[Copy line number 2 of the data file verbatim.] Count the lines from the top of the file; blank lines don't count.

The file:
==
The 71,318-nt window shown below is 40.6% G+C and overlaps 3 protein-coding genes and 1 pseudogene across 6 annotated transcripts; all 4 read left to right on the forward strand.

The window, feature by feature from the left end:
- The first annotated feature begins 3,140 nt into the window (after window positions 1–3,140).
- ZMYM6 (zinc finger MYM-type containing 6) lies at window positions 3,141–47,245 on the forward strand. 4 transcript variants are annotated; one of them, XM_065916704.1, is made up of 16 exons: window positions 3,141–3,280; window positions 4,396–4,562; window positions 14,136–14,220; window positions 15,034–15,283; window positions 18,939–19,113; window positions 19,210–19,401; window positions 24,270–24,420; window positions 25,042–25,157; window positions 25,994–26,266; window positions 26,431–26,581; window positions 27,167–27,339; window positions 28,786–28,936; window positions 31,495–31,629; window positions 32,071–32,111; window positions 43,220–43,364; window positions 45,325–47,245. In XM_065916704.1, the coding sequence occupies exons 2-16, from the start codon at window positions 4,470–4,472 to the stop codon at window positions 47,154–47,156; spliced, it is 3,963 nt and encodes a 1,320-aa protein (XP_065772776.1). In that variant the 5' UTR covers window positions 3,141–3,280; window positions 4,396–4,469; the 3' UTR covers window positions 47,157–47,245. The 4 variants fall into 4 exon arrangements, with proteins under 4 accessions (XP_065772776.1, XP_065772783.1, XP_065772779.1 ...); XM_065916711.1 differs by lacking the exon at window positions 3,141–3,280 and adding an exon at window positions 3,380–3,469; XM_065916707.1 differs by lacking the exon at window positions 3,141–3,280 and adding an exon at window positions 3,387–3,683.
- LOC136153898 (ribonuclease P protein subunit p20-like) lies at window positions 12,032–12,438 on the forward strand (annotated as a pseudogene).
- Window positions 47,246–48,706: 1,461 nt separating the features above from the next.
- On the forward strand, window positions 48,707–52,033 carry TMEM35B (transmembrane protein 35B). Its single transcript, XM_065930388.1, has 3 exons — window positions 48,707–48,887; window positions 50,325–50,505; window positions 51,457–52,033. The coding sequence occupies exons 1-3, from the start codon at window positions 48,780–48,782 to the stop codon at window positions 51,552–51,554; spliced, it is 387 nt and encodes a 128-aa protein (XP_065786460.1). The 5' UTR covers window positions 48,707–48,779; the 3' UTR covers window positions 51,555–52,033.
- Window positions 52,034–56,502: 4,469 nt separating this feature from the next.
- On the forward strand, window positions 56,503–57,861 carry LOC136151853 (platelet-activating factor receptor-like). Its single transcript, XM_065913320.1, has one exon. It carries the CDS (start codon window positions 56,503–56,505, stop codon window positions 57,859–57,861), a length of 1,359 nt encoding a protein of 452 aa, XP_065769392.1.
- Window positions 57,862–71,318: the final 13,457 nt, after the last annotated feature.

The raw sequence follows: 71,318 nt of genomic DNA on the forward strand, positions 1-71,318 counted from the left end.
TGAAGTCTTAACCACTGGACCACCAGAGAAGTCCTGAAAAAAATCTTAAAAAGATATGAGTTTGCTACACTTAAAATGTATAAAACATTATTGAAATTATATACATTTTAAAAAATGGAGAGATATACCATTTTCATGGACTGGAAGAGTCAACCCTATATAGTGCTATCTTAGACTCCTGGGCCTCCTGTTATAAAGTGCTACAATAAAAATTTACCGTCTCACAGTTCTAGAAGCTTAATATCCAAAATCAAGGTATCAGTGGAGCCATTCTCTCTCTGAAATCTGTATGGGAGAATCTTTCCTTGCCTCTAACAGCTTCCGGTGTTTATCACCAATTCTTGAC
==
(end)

The window, feature by feature from the left end: